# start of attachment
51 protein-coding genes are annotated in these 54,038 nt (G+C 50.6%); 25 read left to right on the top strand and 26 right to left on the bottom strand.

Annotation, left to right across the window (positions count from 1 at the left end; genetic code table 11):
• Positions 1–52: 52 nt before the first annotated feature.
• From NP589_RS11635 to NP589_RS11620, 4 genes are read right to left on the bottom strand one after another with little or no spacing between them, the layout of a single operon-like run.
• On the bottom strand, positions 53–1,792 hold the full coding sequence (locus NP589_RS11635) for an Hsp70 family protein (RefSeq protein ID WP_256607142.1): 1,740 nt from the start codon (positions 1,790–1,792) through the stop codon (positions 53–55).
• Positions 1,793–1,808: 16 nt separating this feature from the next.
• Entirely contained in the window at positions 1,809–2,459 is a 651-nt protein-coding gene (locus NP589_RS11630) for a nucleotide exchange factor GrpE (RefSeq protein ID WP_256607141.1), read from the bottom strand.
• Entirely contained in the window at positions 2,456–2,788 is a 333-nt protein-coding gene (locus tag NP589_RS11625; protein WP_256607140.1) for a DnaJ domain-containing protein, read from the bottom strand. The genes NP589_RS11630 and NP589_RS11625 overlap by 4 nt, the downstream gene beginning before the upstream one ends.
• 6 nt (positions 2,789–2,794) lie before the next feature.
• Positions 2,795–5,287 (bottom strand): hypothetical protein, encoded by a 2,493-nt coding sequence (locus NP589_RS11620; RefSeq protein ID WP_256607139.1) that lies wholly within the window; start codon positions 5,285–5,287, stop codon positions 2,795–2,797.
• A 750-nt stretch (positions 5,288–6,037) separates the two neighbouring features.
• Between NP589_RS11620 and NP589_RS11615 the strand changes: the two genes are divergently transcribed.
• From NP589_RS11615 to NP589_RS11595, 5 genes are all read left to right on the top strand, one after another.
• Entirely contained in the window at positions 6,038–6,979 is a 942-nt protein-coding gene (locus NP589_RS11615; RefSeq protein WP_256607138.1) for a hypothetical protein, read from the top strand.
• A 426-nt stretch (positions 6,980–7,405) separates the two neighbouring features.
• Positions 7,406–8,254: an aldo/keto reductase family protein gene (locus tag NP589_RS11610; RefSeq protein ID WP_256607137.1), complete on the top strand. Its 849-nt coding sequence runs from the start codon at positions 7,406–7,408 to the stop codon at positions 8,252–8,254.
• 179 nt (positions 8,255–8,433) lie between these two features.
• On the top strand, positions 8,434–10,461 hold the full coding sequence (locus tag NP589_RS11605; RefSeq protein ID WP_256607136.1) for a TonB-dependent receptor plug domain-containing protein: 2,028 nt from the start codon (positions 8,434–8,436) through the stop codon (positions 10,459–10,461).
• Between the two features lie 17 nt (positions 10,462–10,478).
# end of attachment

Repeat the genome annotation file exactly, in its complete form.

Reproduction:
51 protein-coding genes are annotated in these 54,038 nt (G+C 50.6%); 25 read left to right on the top strand and 26 right to left on the bottom strand.

Annotation, left to right across the window (positions count from 1 at the left end; genetic code table 11):
• Positions 1–52: 52 nt before the first annotated feature.
• From NP589_RS11635 to NP589_RS11620, 4 genes are read right to left on the bottom strand one after another with little or no spacing between them, the layout of a single operon-like run.
• On the bottom strand, positions 53–1,792 hold the full coding sequence (locus NP589_RS11635) for an Hsp70 family protein (RefSeq protein ID WP_256607142.1): 1,740 nt from the start codon (positions 1,790–1,792) through the stop codon (positions 53–55).
• Positions 1,793–1,808: 16 nt separating this feature from the next.
• Entirely contained in the window at positions 1,809–2,459 is a 651-nt protein-coding gene (locus NP589_RS11630) for a nucleotide exchange factor GrpE (RefSeq protein ID WP_256607141.1), read from the bottom strand.
• Entirely contained in the window at positions 2,456–2,788 is a 333-nt protein-coding gene (locus tag NP589_RS11625; protein WP_256607140.1) for a DnaJ domain-containing protein, read from the bottom strand. The genes NP589_RS11630 and NP589_RS11625 overlap by 4 nt, the downstream gene beginning before the upstream one ends.
• 6 nt (positions 2,789–2,794) lie before the next feature.
• Positions 2,795–5,287 (bottom strand): hypothetical protein, encoded by a 2,493-nt coding sequence (locus NP589_RS11620; RefSeq protein ID WP_256607139.1) that lies wholly within the window; start codon positions 5,285–5,287, stop codon positions 2,795–2,797.
• A 750-nt stretch (positions 5,288–6,037) separates the two neighbouring features.
• Between NP589_RS11620 and NP589_RS11615 the strand changes: the two genes are divergently transcribed.
• From NP589_RS11615 to NP589_RS11595, 5 genes are all read left to right on the top strand, one after another.
• Entirely contained in the window at positions 6,038–6,979 is a 942-nt protein-coding gene (locus NP589_RS11615; RefSeq protein WP_256607138.1) for a hypothetical protein, read from the top strand.
• A 426-nt stretch (positions 6,980–7,405) separates the two neighbouring features.
• Positions 7,406–8,254: an aldo/keto reductase family protein gene (locus tag NP589_RS11610; RefSeq protein ID WP_256607137.1), complete on the top strand. Its 849-nt coding sequence runs from the start codon at positions 7,406–7,408 to the stop codon at positions 8,252–8,254.
• 179 nt (positions 8,255–8,433) lie between these two features.
• On the top strand, positions 8,434–10,461 hold the full coding sequence (locus tag NP589_RS11605; RefSeq protein ID WP_256607136.1) for a TonB-dependent receptor plug domain-containing protein: 2,028 nt from the start codon (positions 8,434–8,436) through the stop codon (positions 10,459–10,461).
• Between the two features lie 17 nt (positions 10,462–10,478).